20. Frøslev Jens, C., & Maskell, P. (2003). The industrial dynamics of the new digital economy. Cheltenham: Edward Elgar.Google Scholar
  21. Goldfarb, A., Greenstein, S., & Tucker, C. (2015). Economic analysis of the digital economy. Chicago: University of Chicago Press.CrossRefGoogle Scholar
  22. Greenstein, S., Goldfarb, A., & Tucker, C. (2013). Economics of digitization. Cheltenham: Edward Elgar Publishing, International Library of Critical Writings in Economics series #280.Google Scholar
  23. Hall, P. A., & Gingerich, D. W. (2009). Varieties of capitalism and institutional complementarities in the political economy. British Journal of Political Science, 39(3), 449–482.CrossRefGoogle Scholar
  24. Hall, P. A., & Soskice, D. (2001). Varieties of capitalism: The institutional foundations of comparative advantage. Oxford: Oxford University Press.CrossRefGoogle Scholar
  25. Jin, D. J., & Stough, R. R. (1998). Learning and learning capability in the Fordist and Post-Fordist age: An integrative framework. Environment and Planning A, 30, 1255–1278.CrossRefGoogle Scholar
  26. Johansson, B., Karlsson, C., & Stough, R. (2006). The emerging digital economy: Entrepreneurship, clusters, and policy. Berlin: Springer.CrossRefGoogle Scholar
  27. Kenworthy, L. (2005). Institutional coherence and macroeconomic performance. Socio-Economic Review, 4, 69–91.CrossRefGoogle Scholar
  28. Lazonick, W. (2007). The US stock market and the governance of innovative enterprise. Industrial and Corporate Change, 16(6), 983–1035.Google Scholar
  29. Lazonick, W. (2010). The Chandlerian corporation and the theory of innovative enterprise. Industrial and Corporate Change, 19(2), 317–349.Google Scholar
  30. Lundvall, B. (Ed.). (1992). National systems of innovation: Toward a theory of innovation and interactive learning. London: Pinter Publishers.Google Scholar
  31. Malerba, F., & Orsenigo, L. (1997). Technological regimes and sectoral patterns of innovative activities. Industrial and Corporate Change, 6(1), 83–117.CrossRefGoogle Scholar
  32. Nelson, R. R. (Ed.). (1993). National innovation system: A comparative analysis. Oxford: Oxford University Press.Google Scholar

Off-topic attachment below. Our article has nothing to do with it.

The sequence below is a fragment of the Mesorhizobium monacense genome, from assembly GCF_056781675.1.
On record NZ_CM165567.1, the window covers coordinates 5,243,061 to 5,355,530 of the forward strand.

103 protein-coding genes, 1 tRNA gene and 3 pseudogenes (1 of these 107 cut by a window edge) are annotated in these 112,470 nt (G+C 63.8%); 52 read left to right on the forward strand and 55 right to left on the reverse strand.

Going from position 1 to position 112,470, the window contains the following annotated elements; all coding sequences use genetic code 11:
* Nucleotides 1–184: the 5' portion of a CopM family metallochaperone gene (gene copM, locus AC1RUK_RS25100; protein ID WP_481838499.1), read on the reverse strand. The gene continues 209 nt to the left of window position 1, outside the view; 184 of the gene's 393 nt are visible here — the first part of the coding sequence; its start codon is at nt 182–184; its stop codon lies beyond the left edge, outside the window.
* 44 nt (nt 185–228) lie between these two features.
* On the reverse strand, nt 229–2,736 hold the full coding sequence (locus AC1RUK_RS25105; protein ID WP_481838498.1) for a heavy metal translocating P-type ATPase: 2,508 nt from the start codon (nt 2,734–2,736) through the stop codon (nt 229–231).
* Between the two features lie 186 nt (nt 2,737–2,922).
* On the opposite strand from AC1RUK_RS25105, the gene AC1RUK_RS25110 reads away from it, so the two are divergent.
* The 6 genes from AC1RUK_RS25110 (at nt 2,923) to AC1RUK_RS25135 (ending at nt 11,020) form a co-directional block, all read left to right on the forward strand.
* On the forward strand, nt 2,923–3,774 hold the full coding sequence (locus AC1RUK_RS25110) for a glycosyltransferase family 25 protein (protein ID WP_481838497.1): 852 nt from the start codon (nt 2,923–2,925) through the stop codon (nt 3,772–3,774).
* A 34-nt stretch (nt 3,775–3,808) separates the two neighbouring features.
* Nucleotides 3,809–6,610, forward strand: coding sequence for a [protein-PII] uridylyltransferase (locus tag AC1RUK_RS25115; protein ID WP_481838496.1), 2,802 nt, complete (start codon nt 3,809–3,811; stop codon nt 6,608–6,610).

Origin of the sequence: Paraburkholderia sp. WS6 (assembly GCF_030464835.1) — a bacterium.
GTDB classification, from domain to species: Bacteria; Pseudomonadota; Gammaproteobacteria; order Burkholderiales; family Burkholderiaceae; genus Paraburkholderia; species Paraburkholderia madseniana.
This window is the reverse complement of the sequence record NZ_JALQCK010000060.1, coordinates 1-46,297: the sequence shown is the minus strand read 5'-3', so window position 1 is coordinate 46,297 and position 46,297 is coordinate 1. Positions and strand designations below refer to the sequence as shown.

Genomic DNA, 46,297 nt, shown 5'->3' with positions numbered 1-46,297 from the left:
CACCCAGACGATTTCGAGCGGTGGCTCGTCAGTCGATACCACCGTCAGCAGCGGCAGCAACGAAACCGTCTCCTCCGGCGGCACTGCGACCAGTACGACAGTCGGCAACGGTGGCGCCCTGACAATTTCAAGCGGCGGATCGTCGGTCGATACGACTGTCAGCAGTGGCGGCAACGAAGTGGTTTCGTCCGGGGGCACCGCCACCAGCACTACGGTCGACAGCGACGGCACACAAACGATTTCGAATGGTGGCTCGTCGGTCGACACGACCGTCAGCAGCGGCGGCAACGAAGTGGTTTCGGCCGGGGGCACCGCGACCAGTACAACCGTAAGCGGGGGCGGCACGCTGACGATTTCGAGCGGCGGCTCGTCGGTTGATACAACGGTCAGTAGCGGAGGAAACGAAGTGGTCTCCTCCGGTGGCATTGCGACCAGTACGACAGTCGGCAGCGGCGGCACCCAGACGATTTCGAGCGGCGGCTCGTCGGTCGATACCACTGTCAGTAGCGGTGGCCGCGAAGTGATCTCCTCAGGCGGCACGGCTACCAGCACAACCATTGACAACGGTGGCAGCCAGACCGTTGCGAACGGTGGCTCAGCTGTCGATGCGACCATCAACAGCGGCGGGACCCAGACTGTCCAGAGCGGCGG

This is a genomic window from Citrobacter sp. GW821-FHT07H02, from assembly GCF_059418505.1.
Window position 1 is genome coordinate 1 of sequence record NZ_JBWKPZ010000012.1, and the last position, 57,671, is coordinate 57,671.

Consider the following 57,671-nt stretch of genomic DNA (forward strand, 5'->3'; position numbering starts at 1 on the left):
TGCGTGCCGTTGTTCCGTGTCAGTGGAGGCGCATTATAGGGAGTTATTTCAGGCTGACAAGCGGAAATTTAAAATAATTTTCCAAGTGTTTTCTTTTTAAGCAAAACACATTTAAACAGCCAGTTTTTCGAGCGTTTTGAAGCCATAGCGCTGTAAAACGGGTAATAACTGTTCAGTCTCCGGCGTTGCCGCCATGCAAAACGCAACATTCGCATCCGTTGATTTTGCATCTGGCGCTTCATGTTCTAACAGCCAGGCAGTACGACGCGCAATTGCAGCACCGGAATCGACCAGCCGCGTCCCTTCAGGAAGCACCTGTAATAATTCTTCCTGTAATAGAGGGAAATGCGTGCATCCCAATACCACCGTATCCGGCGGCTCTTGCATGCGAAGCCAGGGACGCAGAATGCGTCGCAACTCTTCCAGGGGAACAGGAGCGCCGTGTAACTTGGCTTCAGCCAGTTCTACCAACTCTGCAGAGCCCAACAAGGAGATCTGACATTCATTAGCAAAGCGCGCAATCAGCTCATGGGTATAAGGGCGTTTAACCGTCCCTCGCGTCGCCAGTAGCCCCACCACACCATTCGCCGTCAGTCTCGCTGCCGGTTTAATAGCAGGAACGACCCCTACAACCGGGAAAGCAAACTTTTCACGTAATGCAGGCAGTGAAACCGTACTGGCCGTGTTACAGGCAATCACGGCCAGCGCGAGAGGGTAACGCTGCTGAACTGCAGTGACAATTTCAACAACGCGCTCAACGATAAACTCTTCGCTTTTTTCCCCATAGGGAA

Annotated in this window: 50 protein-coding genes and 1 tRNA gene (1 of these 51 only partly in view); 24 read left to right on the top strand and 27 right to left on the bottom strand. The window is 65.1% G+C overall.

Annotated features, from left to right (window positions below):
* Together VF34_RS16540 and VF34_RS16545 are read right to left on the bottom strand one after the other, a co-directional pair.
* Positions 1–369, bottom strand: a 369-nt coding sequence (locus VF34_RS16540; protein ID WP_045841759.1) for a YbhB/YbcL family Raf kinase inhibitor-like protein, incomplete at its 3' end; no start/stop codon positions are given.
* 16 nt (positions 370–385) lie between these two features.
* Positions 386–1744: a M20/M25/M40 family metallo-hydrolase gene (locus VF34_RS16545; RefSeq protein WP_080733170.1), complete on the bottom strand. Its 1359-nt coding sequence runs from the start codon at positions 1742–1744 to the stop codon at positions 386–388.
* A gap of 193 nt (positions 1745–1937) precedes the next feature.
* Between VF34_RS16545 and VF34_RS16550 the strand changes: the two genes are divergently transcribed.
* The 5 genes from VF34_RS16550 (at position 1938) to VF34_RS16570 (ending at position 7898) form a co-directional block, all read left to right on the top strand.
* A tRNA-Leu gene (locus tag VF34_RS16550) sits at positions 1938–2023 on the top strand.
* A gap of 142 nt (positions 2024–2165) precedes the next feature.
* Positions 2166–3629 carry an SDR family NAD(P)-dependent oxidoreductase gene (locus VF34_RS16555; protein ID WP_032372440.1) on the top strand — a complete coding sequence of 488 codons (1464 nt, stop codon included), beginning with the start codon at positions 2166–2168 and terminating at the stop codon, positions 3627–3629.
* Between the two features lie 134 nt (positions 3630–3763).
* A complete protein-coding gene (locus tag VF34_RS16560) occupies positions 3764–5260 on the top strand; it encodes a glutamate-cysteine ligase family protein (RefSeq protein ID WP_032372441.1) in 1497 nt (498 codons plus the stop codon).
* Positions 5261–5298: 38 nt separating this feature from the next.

33. Nelson, R. R., & Winter, S. G. (1982). An evolutionary theory of economic change. Cambridge, MA: Belknap Press of Harvard University Press.Google Scholar
  34. Ostrom, E. (2010). Beyond markets and states: Polycentric governance of complex economic systems. American Economic Review, 100(3), 641–672.CrossRefGoogle Scholar
  35. Perez, C. (2010). Technological revolutions and techno-economic paradigms. Cambridge Journal of Economics, 34, 185–202.CrossRefGoogle Scholar
  36. Petit, P. (1986). Slow growth and the service economy. London: Frances Pinter.Google Scholar
  37. Schumpeter, J. A. (1942). Capitalism, socialism and democracy. New York: Harper and Brothers.Google Scholar
  38. Stiglitz, J. E. (1974). Alternative theories of wage determination and unemployment in LDCs: The labor turnover model. Quarterly Journal of Economics, 88(2), 194–227.CrossRefGoogle Scholar
  39. Vercellone, C. (Ed.). (2003). Sommes-nous sortì du capitalism industriel? Paris: La Dispute.Google Scholar
  40. Vercellone, C. (Ed.). (2006). Capitalismo cognitivo: Conoscenza e finanza nell’epoca postfordista. Roma: Manifestolibri.Google Scholar
  41. Von Hippel, E. (1988). The sources of innovation. Oxford: Oxford University Press.Google Scholar
  42. Von Hippel, E. (1994). Sticky information and the locus of problem-solving: Implications for innovation. Management Science, 40, 429–439.CrossRefGoogle Scholar
  43. Von Hippel, E. (1998). Economics of product development by users: The impact of sticky local information. Management Science, 44, 629–644.CrossRefGoogle Scholar
  44. Winter, S. G. (1984). Schumpeterian competition in alternative technological regimes. Journal of Economic Behavior and Organization, 5, 137–158.Google Scholar

Copyright information

© The Author(s) 2019

Authors and Affiliations

  1. 1.Dipartimento Di Economia E Statistica Cognetti De Martiis, Collegio Carlo AlbertoUniversity of TurinTurinItaly

Personalised recommendations